Personally, I like to put "mature" and "moderate" side by side. They would know how much is too much, how much would be of enough quality to them or to the others. This would usually take a lot of consideration and you would know from the result of their decision, but as usual, we can't satisfy everyone. Sacrifice in some cases would be necessary, and you're willing to live with the consequences. Unless if you're smart, you could be creative enough to kill two birds with one stone. See, there are the words "smart" and "creative" there. I'd like to believe that mature people aren't necessarily smart, creative etc, but possessed a common sense (because seriously, nowadays common sense is so rare you'd consider it a superpower) to get around life.

    Is there a specific definition of maturity?

    Well check the dictionary, for a start. Or the internet. You can always ask people too, answers will always differ.

    Do we have to reach a certain age to be labeled as mature?

    Might be, physically, like I said. But mentally, it's up to an individual to decide it, it's the same as how they would define maturity by their own dictionary.

    Do you see yourself as a mature person?

    This is up to people, who knows if they think I am, or I am not. But whatever their decision is, know that I do not care. But from what I hear from people, on first impression they think I'm immature, but those who know me well say that I'm mature. People are very judgemental even when they don't know you, and tend to make up the impression of how a person is, until they would change their mind when they try to know you well. That would probably be one of the aspect of "immaturity"; too quick to judge.

  6. #1053632016-07-23 12:56:36 *EvoRulz said:

    Maturity is something that you may have in some areas of your live and not in others; maybe you are wise when it comes to spending money and are mature in that aspect, maybe you are unwise in commen knowledge and understanding and are immature in that manner, maybe you behave like an angsty teen and are still maturing, maybe you are an adult and you still act like a child, maybe you dont want to mature in that way because to you it means a loss of dreaming or joy, maybe maturity is something obtained by people who are content with the normal, maybe some forms of what people might label immaturity give rise to creativity.

    tl;dr maturity isn't about just one area of life, and it doesnt necessarily come with age; there are different forms of growth too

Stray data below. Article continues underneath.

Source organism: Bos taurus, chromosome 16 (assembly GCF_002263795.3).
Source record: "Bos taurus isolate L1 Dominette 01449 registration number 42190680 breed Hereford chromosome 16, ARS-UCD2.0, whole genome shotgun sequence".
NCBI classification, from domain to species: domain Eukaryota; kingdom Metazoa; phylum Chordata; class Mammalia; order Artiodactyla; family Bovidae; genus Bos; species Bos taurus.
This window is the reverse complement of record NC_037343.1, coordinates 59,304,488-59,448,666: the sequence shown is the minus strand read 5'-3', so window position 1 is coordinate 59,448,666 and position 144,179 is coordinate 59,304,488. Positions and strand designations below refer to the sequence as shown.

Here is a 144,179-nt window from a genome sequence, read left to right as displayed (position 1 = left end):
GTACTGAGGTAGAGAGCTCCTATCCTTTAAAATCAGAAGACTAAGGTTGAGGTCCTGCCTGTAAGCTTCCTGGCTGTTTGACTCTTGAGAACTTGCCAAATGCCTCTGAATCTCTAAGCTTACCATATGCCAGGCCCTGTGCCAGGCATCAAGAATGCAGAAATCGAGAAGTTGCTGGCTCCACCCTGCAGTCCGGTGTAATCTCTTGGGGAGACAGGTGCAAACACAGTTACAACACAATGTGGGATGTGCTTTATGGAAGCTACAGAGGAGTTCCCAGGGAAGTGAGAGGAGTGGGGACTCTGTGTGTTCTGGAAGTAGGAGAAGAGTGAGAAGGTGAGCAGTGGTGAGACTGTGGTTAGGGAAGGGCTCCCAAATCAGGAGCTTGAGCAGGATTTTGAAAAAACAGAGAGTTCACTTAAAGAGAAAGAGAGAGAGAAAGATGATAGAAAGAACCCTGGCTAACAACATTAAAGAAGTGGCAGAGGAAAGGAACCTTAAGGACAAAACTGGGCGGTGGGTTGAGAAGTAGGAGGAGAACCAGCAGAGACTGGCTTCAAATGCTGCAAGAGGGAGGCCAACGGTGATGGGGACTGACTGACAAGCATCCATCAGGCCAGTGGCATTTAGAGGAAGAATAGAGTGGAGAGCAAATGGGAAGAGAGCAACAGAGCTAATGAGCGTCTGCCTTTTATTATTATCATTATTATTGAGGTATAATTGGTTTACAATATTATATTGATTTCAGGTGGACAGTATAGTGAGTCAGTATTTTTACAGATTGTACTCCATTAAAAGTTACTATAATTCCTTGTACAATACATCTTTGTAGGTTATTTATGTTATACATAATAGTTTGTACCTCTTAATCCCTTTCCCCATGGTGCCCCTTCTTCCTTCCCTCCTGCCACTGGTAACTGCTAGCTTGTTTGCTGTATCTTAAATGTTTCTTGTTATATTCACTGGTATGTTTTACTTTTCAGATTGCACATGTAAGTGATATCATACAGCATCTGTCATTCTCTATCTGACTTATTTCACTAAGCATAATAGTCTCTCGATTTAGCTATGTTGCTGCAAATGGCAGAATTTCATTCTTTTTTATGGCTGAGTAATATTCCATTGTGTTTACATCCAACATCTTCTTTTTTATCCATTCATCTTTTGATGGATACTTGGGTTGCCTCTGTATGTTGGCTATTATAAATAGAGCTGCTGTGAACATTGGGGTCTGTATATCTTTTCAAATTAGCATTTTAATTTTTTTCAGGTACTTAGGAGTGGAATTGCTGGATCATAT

7. #1053642016-07-23 13:01:04Deftones said:

    Being mature is when you stop asking "am I mature", because you're working a soulless job, 9 to 5, you don't talk to your family much because you have no time. When pay day comes, it goes all on bills.

    Talk to me about mature when you've moved out of home, and survive a few years without support.

  8. #1053882016-07-24 14:39:34 *Qarr said:

    I like to think there's a difference between maturity, and responsibility. I don't really see myself as mature, because that's something I think comes with age. I am relatively young however, and although I've experienced quite a bit, I do believe that maturity comes with years I don't have yet. I like to think I'm slightly more responsible than average though, in comparison to other teenagers like me, who's minds hasn't quite finished developing yet.

  9. #1054112016-07-25 05:49:04momo said:

    Just because you can say you're really mature because you've gone through certain experiences in life (and I agree that you're likely more mature than your peers), it is worth remembering that it is so much more to it than some life experiences.

    Often maturity has many forms, it is hard to define in a black or white manner.

    How you will become more moderate in your views, open to talking with others about their conflicting views and equally ok with allowing them to hold fast to their own and not discuss.

    Necessarily, it is caring for yourself and providing for others, without help.

    Conversely, it is becoming someone others look to when they need help or guidance.